College students could reasonably be forgiven for being wary of the future of remote work. After nearly a year of dancing between hybrid classes and fully online ones — the uncertainty often coupled with an increased workload and isolation — remote work might seem like a tough sell. But even after the population reaches herd immunity, many companies are planning to offer more work-from-home options for their employees. 

Salesforce recently announced that it will allow employees to choose if they ever return to the office. Facebook and Twitter also announced similar policies. Other companies are targeting a fall return to the office, but remain tentative and don’t expect a sudden, full-time return. The lack of haste to return to the working place in any capacity speaks to the fact that overall, productivity has not decreased. If anything, it’s up. 

The benefits of working from home are numerous. Fully remote work or hybrid work that allows for less frequent travel means people can live further from expensive urban centers or closer to loved ones. It means commute time can be repurposed into time for family, exercise or rest. It means less traffic and more flexibility. 

We’ve been seeing all of that for almost a year, but have been unable to fully reap the rewards. A sentiment I often see is that we aren’t working from home: We are working through a crisis. Work is the afterthought, the last item on the to-do list after the job of surviving. It would feel a whole lot different if you could choose to do work in a coffee shop one day, for example, or catch up with friends over dinner after work. 

I am excited for the possibility of greater work-from-home opportunities. For one thing, it improves accessibility for everyone. Disability advocates have been asking for greater work-from-home accommodations for years. Even for companies that don’t decide to let the majority of their employees remain remote, the productivity and benefits of remote work will make it harder to deny reasonable accommodations

It is hard to believe how often we went to school or meetings while ill prior to the pandemic. Before a cough represented a potentially deadly virus, it still represented illness, yet the messaging I always received was that a hard-working student would show up anyway. I haven’t even gotten a cold since last March (knock on wood), whereas I feel like I used to be a little bit sick from October to April of every year prior. From now on, if I’m lucky enough to have a job that I can do from home, I’ll stay home with the sniffles and not feel guilty about it.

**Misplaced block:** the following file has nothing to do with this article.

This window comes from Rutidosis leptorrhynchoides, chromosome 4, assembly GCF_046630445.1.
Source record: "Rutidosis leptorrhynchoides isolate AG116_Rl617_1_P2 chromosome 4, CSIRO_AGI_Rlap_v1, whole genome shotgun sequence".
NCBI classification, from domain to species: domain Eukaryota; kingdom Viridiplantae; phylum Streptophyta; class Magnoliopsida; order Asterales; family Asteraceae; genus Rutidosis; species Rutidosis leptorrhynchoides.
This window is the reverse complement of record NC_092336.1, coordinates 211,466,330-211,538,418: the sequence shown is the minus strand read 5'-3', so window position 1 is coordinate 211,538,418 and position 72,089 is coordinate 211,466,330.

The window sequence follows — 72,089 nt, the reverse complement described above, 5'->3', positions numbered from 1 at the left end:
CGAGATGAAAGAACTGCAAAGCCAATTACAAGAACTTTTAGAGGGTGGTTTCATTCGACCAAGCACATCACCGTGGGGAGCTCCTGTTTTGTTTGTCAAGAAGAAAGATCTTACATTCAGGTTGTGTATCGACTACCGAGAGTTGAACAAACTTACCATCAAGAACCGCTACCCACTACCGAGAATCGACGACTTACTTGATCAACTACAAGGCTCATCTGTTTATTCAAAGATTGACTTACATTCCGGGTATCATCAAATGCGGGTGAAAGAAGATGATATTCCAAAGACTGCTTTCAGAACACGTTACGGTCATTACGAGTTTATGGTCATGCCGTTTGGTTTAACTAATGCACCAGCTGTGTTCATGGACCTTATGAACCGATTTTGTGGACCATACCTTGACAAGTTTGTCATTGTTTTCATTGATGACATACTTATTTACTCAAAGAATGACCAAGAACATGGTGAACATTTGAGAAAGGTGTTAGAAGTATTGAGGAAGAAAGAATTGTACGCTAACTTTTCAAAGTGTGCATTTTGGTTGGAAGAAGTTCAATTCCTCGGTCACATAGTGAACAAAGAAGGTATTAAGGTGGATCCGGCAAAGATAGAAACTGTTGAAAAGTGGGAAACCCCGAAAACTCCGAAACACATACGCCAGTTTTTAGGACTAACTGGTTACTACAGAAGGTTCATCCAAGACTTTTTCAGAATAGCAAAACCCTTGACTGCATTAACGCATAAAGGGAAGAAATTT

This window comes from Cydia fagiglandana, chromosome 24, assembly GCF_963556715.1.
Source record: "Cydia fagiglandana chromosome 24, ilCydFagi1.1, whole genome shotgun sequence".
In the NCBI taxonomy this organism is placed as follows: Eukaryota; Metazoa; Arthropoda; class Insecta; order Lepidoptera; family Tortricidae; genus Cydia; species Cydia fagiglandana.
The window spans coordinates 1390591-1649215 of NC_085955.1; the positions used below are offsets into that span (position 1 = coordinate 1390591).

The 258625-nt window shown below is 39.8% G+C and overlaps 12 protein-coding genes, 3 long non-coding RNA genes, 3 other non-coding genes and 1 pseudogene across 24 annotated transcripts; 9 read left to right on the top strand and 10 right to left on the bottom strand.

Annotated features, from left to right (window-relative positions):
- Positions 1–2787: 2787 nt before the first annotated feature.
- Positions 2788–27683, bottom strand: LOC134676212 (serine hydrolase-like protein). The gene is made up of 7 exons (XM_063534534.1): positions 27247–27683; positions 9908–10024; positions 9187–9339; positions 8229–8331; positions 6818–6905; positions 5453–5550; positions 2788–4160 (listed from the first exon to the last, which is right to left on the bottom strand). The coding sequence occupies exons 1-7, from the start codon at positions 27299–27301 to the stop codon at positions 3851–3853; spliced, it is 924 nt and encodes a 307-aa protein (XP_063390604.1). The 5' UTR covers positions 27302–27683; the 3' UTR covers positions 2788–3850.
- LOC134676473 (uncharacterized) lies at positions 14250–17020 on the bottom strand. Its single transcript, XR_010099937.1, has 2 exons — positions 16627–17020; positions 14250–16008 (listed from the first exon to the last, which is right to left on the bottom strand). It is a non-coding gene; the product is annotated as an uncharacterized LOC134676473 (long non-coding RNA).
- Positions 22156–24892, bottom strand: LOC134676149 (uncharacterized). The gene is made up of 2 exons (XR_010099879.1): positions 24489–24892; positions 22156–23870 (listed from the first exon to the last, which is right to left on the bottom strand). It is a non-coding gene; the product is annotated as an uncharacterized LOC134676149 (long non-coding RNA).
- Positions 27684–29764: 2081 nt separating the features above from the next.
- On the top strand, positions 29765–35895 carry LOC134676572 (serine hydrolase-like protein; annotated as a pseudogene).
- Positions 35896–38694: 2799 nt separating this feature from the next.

Not every job is going to be conducive to remote work, but many likely will, perhaps even entry-level jobs that University of Michigan grads could expect to take. It is, however, going to require a shift of mindset. 

Pandemic-era college students, I predict, are going to come out of college with an obliterated sense of work boundaries. Most of us don’t have the luxury of even separating our workspace from our sleep space the way working adults might. After a day of classes and office hours, many of us have meetings until well past dinner. In the before time, we could pretend those meetings were social, at least a little. Maybe someone would bring food, play music or make small talk before the beginning of the meeting. Now? It’s all work, Zooming past 9:30 p.m.

We’ll likely be in this remote or hybrid setting for the foreseeable future, and I wonder if we, as students, can help restructure some of those virtual boundaries for ourselves. We can’t magically give ourselves home offices or less work, but maybe we can send less of those late-night homework texts? Those club meetings from the “great before,” do they all need to be Zoom calls? 

As many of us prepare to enter the remote workforce, I want to talk more seriously about how we can make it sustainable after the unavoidable mess that has been online school. For me, that means making myself less available after 8 p.m., using my perennial proximity to the kitchen to eat a lot of small meals and occasionally giving up for an hour and lying on my bed. But I seriously can’t wait to be able to take my desk out of my room. 

Jessie Mitchell can be reached at

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